There’s a reason—or many—why the Mediterranean diet is a global phenomenon. This style of eating is consistently ranked as the healthiest diet. But if we take a step back, it’s much more of a lifestyle than a diet. In fact, calling it a diet is a bit of a misnomer. This way of eating is also a way of living. Honoring local and seasonal ingredients, it’s a delicious, satisfying, and healthy approach to food. As a whole, the Mediterranean diet nourishes your body from the inside out. Think: heart health, blood sugar regulation, and more.
As an intuitive eater, and someone who supports women on their intuitive eating journeys, the Mediterranean diet is practical and sustainable. It’s flexible. It emphasizes bio-individuality. Meals are build around real, whole foods: fresh produce, lean proteins, anti-inflammatory seafood, and whole grains. If you’re new to this style of eating, take a seat. Today, we’re chatting about the ins and outs of the Mediterranean diet. Spoiler alert—it’s worth the hype.
what is the mediterranean diet?
Despite its name, there is no official Mediterranean diet—not in the sense that there’s an Atkins diet. Rather, the Mediterranean diet is more of a lifestyle. It’s based on the traditional cuisines of Greece, Italy and other countries that border the Mediterranean Sea. Plant-based foods, such as whole grains, vegetables, legumes, fruits, nuts, seeds, herbs and spices, are the foundation of the diet. Olive oil is the main source of added fat. Fish, seafood, dairy and poultry are included in moderation. Red meat and sweets are eaten occasionally.
As a California native, the Mediterranean diet feels most like home. For good reason, many of us gravitate towards a coastal lifestyle, too. Not only does it connect us with our natural environment, but the temperate climate allows us to enjoy the simple things in life. Think: dining al fresco, getting adequate sunshine, and shopping at the farmers market. In the realm of food, that means getting back to basics. Fresh, seasonal, and wholesome ingredients take priority.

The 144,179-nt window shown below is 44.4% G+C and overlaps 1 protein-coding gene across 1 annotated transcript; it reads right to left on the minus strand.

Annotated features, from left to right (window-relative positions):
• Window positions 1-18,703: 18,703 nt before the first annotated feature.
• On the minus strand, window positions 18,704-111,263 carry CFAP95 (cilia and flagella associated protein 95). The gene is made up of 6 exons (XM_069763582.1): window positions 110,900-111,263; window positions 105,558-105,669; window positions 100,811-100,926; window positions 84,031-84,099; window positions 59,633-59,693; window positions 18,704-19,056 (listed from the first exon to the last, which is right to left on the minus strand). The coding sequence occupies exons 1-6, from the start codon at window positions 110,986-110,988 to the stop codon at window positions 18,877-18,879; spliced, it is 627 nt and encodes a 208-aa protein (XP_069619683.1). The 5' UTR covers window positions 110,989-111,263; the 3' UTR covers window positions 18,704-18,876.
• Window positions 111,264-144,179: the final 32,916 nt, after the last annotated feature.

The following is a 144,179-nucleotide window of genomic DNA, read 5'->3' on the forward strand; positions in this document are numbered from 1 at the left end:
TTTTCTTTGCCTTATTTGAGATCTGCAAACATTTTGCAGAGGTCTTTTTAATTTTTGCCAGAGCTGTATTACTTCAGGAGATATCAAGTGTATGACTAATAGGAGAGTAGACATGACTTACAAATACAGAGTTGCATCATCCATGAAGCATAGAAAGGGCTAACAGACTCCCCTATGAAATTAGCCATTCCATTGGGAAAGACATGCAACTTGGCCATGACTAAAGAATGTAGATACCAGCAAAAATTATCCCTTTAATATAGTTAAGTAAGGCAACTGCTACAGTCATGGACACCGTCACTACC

4 health Benefits of the Mediterranean diet
Research shows that those who live along the Mediterranean Sea consistently live longer. Although Greeks, Spaniards, and Italians don’t share the same diet, their nutrition has a lot in common. They eat the Mediterranean way. They emphasize an abundance of fresh produce, plant-based protein (legumes, beans, and nuts), fish, healthy fats, and whole grains.
Of the many reasons to eat the Mediterranean way, these are the top four:
- Reduces inflammation.
- Reduces the risk of heart disease.
- Protects against cancer.
- Prevents and manages diabetes.
can the mediterranean diet improve heart health?
It’s possible, yes. In many ways, this diet provides systemic anti-inflammatory effects—thanks to prioritizing omega-3-rich nuts and seafood (which are anti-inflammatory). Regarding heart disease, the most convincing evidence comes from a randomized clinical trial published in the New England Journal of Medicine. For about five years, authors followed 7,000 women and men in Spain who had type II diabetes or a high risk for cardiovascular disease. Those who ate a calorie-unrestricted Mediterranean diet, with extra-virgin olive oil or nuts, had a 30 percent lower risk of heart issues.